But Berryessa says that equity programs are not the wide-sweeping solution to the industry’s inequality issues that policymakers believe. Tax rates as high as 40%, regulations that differ from city to city, confusing application processes and expensive start-up costs create both logistical and financial challenges for those interested in entering the legal market, says Berryessa. And all of this inflates the price of legal cannabis. 

For these reasons, in addition to the state’s relaxing of penalties against illegal operations in the name of racial justice, the illicit market brings in approximately $8 billion annually, twice the volume of legal sales according to Global Go Analytics. 

So even after people jump through the legal hoops to get their business up and running, they are undercut by the booming black market—a financial blow that can be devastating to minority-owned businesses who don’t have deep pockets to reach into.  

“People wanted to come over to the legal market, but what they found is that the costs were too high,” says Berryessa. “Due to all of the requirements to get compliant, many people just realized that they couldn’t do it, or that it wasn’t worth it, and stayed in the traditional [black] market. I think there’s going to be a lot of legal businesses that are going to go out of business in the next few months.”

Hernandez also hopes these types of programs will help curb the black market, but he knows that’s a bigger problem. 

“With black markets, the solution is a combination of a carrot and stick type of thing, with the right combination of enforcement and incentives,” says Hernandez. 

Rebecca Unitt, the Economic Development Manager in charge of creating the city of Santa Cruz’s equity program, says that ultimately the state plays a bigger part in reducing the illicit market.

“The state is really driving a lot of the cannabis regulations and the changes that impact locality,” says Unitt. “We have certain controls, but it’s legislation that sets up how the licensing works and how businesses can be structured.”

In The Works

Watsonville’s equity program currently sponsors two applicants out of the five that applied in the past year, but the city is working to expand its program by applying for more money from the state. This past year, Watsonville waived $55,000 in permit fees for those applicants, according to Suzi Merriam, the city’s Community Development Department director.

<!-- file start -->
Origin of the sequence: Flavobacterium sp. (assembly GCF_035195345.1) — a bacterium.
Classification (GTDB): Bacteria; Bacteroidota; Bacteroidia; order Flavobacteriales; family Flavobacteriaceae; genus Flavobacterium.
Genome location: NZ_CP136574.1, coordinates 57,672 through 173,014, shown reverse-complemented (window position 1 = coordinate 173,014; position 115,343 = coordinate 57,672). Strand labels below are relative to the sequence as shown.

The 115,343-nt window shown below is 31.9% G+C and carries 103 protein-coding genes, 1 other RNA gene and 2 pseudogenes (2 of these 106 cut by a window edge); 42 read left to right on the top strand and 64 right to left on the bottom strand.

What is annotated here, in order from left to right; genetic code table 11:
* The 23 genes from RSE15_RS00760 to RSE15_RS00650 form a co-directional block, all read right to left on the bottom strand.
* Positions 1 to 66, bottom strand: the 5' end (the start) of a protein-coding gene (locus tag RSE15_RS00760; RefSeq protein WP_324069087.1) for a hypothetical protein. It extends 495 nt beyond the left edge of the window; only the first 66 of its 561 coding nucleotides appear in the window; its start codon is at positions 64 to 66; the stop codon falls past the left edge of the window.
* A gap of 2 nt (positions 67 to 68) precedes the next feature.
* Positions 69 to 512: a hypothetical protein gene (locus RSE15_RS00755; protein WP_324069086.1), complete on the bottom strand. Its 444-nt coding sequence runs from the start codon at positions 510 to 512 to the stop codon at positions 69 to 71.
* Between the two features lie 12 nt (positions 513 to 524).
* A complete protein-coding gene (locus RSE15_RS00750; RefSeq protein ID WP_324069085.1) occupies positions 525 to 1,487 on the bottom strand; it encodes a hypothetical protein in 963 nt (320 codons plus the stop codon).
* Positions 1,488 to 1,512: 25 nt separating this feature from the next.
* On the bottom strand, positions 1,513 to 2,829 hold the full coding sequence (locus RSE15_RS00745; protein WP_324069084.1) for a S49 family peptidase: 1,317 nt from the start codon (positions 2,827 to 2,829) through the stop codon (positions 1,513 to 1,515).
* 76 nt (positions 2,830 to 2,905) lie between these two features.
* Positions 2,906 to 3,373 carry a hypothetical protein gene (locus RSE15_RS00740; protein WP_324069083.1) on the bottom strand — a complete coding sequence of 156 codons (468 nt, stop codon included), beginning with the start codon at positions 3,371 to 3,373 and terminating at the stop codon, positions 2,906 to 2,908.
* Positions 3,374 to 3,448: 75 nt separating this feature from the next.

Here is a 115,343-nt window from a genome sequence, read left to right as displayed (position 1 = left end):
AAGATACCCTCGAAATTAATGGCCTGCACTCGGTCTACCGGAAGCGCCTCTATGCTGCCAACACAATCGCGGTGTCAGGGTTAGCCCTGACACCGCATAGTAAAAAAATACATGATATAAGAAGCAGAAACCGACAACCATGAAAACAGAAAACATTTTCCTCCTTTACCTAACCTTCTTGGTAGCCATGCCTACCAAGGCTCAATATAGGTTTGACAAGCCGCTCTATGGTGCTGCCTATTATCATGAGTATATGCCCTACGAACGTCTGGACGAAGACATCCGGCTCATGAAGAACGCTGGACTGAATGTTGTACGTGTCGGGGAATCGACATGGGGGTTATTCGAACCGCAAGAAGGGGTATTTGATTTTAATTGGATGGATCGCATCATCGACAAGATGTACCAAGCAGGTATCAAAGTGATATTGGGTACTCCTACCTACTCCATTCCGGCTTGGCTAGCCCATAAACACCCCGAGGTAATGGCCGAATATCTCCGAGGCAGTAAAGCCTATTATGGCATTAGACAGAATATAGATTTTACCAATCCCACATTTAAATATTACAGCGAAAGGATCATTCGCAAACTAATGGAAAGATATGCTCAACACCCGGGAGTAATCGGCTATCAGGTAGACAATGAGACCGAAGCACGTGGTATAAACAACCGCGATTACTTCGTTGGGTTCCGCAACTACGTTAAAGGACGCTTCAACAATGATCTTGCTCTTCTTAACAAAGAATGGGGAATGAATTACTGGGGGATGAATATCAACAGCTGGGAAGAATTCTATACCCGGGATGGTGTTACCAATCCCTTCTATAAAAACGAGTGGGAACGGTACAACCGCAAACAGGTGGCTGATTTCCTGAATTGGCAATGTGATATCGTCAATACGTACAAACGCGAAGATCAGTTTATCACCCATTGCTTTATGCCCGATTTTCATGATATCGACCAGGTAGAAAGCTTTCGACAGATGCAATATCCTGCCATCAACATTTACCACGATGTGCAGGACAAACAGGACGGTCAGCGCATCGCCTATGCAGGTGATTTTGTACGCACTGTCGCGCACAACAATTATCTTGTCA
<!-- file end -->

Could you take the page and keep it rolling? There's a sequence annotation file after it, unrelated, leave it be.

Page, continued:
But that’s really all Watsonville can afford to do without additional funding, says Merriam. She hopes the program will receive $2 million from the state, after the city submitted an application for a cannabis equity grant on Dec. 20. That money will help equity program recipients pay for local and state permitting and licensing fees, and Merriam hopes to use it to help with rent startup costs as well. 

Mentorship, training in business and exposure to business connections is what Hernandez hopes to see Watsonville use the new money for. Especially for people of color and people who have been formerly incarcerated, accessing venture capital is more difficult, he says. 

Combined with the fact that no major banks will loan money to dispensaries while cannabis is federally illegal, starting a cannabis business requires access to people who have deep pockets: something minorities often don’t have the same access to as white entrepreneurs, says Hernandez. 

“A lot of people know the cannabis growing aspect,” says Hernandez. “But some of the business acumen, some of the social contacts with investors, those things are less available to minorities.”

Right now, Santa Cruz’s equity program is just a framework, Unitt says, but it will also include similar business management training. The program’s main emphasis will be financial assistance and a process for expungement. 

“Our consultants did a lot of stakeholder interviews and spoke with people in the industry to get a sense of the barriers for existing cannabis license holders as well who would qualify for this program,” says Unitt. “Which is how we landed on these elements to prioritize.”  

The program will be flexible in nature, says Unitt, and will be easily adaptable as time goes on and according to industry needs and changes. Her team plans to present the model for the program to the Santa Cruz City Council in February, with the goal of accepting applications in March.

Even though Berryessa is skeptical of most equity programs’ ability to actually help people be successful long term in the legal industry, he says that if any city can do it, it will be Santa Cruz. 

“My hope is, as the city develops this program, they create a program that’s going to provide more than just a permit, but provide resources that will allow them to be successful and not have to sell out just to continue to operate,” says Berryessa. “These are the people who helped build the industry, they created the products that made California cannabis famous. We all lose if those guys disappear.”


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Aiyana Moya
News Editor